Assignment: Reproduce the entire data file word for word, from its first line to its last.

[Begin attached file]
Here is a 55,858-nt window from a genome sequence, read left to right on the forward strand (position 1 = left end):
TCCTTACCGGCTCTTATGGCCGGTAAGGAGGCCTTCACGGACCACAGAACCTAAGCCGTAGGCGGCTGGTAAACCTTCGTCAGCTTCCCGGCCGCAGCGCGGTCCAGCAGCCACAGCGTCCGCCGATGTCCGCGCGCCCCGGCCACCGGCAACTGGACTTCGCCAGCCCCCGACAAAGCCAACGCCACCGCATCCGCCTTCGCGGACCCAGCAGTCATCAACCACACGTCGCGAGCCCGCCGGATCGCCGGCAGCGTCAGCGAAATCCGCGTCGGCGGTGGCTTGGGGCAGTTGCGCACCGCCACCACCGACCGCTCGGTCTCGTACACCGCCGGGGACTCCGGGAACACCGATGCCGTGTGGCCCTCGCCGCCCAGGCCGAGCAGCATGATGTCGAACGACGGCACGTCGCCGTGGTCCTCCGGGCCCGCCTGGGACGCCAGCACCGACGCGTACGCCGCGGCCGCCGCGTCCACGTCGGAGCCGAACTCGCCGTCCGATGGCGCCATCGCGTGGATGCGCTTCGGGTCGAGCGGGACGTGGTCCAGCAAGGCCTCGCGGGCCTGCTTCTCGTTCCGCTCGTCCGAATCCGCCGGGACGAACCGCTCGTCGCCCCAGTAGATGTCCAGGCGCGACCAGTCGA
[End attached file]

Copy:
Here is a 55,858-nt window from a genome sequence, read left to right on the forward strand (position 1 = left end):
TCCTTACCGGCTCTTATGGCCGGTAAGGAGGCCTTCACGGACCACAGAACCTAAGCCGTAGGCGGCTGGTAAACCTTCGTCAGCTTCCCGGCCGCAGCGCGGTCCAGCAGCCACAGCGTCCGCCGATGTCCGCGCGCCCCGGCCACCGGCAACTGGACTTCGCCAGCCCCCGACAAAGCCAACGCCACCGCATCCGCCTTCGCGGACCCAGCAGTCATCAACCACACGTCGCGAGCCCGCCGGATCGCCGGCAGCGTCAGCGAAATCCGCGTCGGCGGTGGCTTGGGGCAGTTGCGCACCGCCACCACCGACCGCTCGGTCTCGTACACCGCCGGGGACTCCGGGAACACCGATGCCGTGTGGCCCTCGCCGCCCAGGCCGAGCAGCATGATGTCGAACGACGGCACGTCGCCGTGGTCCTCCGGGCCCGCCTGGGACGCCAGCACCGACGCGTACGCCGCGGCCGCCGCGTCCACGTCGGAGCCGAACTCGCCGTCCGATGGCGCCATCGCGTGGATGCGCTTCGGGTCGAGCGGGACGTGGTCCAGCAAGGCCTCGCGGGCCTGCTTCTCGTTCCGCTCGTCCGAATCCGCCGGGACGAACCGCTCGTCGCCCCAGTAGATGTCCAGGCGCGACCAGTCGA